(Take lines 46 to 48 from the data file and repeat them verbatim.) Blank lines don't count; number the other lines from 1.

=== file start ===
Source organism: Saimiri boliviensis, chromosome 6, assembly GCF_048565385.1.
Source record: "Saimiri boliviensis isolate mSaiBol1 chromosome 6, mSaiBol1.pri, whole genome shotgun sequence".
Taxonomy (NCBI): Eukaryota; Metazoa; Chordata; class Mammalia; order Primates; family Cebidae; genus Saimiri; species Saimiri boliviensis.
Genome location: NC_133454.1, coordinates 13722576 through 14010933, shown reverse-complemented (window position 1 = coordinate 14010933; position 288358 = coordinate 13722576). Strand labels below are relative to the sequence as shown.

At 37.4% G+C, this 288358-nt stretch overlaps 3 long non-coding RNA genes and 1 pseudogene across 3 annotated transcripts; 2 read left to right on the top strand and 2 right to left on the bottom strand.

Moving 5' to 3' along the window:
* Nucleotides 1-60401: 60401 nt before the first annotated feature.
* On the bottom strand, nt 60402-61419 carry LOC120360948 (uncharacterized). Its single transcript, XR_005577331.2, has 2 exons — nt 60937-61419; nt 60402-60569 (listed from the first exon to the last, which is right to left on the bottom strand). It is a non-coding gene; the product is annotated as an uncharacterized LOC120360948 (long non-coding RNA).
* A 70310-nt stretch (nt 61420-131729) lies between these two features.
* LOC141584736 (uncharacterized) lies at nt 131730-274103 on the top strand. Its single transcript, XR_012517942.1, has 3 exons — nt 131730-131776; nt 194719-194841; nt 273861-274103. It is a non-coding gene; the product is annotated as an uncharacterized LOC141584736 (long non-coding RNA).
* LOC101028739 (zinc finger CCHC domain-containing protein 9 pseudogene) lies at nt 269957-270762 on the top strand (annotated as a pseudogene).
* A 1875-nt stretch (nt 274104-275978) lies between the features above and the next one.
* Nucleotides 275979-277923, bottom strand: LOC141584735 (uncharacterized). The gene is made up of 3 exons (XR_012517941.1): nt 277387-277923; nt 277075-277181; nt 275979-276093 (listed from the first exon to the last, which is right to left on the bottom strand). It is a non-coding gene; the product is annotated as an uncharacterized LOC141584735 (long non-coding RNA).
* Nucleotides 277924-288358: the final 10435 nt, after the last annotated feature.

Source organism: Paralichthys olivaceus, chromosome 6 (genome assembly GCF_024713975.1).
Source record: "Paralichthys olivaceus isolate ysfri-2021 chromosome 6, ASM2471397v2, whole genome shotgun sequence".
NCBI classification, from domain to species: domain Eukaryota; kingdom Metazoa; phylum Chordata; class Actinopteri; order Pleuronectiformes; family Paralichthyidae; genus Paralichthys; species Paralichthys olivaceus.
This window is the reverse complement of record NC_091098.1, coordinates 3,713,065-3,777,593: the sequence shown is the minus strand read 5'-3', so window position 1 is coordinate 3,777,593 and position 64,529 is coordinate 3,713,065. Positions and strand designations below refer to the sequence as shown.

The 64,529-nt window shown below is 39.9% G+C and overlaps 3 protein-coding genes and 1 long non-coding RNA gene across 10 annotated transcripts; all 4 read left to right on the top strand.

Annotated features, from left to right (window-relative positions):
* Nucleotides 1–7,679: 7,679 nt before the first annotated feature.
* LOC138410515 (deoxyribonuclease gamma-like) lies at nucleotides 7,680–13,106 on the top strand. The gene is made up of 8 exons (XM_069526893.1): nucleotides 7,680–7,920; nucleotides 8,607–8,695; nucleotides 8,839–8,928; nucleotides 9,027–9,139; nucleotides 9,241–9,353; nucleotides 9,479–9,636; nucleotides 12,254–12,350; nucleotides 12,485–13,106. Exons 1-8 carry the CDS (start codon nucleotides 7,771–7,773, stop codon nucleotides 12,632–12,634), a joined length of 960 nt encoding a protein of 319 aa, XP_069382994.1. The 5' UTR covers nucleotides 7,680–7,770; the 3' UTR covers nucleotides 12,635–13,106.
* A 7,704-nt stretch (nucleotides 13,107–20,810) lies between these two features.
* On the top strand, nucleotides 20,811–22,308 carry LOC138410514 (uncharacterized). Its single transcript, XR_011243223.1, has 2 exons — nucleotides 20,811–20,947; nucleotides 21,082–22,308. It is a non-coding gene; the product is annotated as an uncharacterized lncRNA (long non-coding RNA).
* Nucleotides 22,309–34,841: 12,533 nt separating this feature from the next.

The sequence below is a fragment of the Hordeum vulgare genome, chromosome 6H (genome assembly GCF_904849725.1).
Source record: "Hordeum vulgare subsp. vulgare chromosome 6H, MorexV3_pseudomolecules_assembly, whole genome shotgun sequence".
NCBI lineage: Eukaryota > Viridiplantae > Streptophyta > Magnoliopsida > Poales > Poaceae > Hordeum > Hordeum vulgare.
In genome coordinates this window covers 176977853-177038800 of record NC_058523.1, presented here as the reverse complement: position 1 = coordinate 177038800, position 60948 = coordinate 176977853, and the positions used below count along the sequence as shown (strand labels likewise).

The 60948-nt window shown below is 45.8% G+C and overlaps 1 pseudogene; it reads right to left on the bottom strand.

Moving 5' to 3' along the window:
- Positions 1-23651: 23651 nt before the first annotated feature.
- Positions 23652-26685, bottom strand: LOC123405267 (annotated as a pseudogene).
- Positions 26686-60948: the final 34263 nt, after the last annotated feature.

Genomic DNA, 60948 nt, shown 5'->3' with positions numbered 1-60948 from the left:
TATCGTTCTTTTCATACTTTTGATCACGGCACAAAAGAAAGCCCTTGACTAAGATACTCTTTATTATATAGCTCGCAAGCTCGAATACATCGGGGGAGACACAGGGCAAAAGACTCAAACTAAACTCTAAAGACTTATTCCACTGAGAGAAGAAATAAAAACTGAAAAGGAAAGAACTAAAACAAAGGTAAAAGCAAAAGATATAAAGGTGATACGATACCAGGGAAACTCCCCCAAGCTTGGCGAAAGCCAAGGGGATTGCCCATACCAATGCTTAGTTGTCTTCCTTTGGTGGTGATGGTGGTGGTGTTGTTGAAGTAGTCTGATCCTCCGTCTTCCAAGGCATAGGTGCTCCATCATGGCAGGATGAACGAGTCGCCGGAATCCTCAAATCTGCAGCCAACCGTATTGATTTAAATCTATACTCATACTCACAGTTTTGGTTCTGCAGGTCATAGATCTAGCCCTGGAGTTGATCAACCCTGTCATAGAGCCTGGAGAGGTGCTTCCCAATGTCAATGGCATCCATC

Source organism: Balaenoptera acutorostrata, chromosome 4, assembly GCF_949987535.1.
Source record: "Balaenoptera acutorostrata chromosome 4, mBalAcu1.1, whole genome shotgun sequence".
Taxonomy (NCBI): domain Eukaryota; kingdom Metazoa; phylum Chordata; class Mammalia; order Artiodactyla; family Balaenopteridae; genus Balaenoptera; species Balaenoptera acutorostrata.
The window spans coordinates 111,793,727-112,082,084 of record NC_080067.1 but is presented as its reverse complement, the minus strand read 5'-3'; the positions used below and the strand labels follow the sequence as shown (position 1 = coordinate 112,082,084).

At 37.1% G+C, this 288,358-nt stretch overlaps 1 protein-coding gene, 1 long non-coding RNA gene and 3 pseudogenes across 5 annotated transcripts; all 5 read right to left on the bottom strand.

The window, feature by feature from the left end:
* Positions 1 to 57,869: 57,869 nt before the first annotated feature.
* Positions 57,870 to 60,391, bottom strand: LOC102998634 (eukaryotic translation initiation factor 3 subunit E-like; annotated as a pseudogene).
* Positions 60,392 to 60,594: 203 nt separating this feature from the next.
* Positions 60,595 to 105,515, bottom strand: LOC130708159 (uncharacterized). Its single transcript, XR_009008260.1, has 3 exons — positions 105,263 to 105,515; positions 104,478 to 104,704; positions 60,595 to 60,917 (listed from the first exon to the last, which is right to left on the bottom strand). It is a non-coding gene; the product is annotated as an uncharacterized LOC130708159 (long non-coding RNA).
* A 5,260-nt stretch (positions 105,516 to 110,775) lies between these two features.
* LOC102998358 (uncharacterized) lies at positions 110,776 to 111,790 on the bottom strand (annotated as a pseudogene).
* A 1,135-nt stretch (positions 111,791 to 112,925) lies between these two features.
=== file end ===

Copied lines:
* Positions 60,595 to 105,515, bottom strand: LOC130708159 (uncharacterized). Its single transcript, XR_009008260.1, has 3 exons — positions 105,263 to 105,515; positions 104,478 to 104,704; positions 60,595 to 60,917 (listed from the first exon to the last, which is right to left on the bottom strand). It is a non-coding gene; the product is annotated as an uncharacterized LOC130708159 (long non-coding RNA).
* A 5,260-nt stretch (positions 105,516 to 110,775) lies between these two features.
* LOC102998358 (uncharacterized) lies at positions 110,776 to 111,790 on the bottom strand (annotated as a pseudogene).